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07-22-2009, 10:18 AM   #1
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k100d upgrade path - K20 or Medium Format? Help~

I have been shooting for a couple of years with my Pentax k100d taken a ton of pictures and recently started taking some more formal “art” focused photography classes. I am at the point with the k100d that I feel I have progressed to the in my skill to where the poor low light performance and the low megapixel rating is hampering my ability to make large prints and drive the detail out in my work that I know could be there with an upgraded system.

I do love shooting digital – the workflow is easy and the results are immediate but there is a big difference between taking pictures and making art. I want to make art.

I want to focus mostly on my portrait work, natural light, and outdoor scene shooting.

My choices as I see it are to upgrade to a k20 or the new K-7(a bit too spendy and more "wiz bang" than i need i think) or...
Look at a medium format film camera.

I don’t have a ton of money to outlay on this so I am really leaning towards the k20 or the medium format.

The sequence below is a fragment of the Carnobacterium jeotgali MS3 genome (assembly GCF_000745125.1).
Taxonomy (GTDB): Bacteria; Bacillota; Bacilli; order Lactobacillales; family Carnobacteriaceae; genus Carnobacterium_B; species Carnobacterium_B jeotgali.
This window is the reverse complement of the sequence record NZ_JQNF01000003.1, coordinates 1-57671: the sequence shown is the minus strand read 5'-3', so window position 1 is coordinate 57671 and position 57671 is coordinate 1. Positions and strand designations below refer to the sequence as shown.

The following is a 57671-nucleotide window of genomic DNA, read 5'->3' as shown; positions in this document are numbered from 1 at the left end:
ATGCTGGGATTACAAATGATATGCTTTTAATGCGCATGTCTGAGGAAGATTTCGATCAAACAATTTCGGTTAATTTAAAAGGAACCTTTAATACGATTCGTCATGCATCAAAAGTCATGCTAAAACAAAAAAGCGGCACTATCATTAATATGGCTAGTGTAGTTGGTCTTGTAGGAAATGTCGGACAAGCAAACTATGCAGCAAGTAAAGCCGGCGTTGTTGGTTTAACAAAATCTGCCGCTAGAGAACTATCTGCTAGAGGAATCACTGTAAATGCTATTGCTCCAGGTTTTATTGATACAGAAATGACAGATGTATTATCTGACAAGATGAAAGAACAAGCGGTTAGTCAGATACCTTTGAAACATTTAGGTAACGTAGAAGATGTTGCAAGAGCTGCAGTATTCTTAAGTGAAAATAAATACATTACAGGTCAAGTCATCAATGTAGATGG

It seems crazy to me to think in this day and age of going with film but after seeing the prints several of my classmates have made with medium formats like the 67II (think its out of my price range though) I must say I am very compelled.

I do live in the Minneapolis area so being in a large city processing will be easy for me.

Anyone been faced with a similar choice? Drivers to consider?

How easy is it to take medium format film into a digital workflow?

How does the process of dealing with film and “weak link” of scanning compare with a 14 megapixel digitally originated image? Printing from scan vs printing from neg etc...

Also looking for model suggestions for someone starting in the film space... Pentax medium format cameras in the sub $800 range with basic lens setups Pentax 67/645... other?

So I guess I am tossing up this softball of a eclectic list of questions to this group for feedback.

Help me make up my mind...

and thanks in advance...
~derek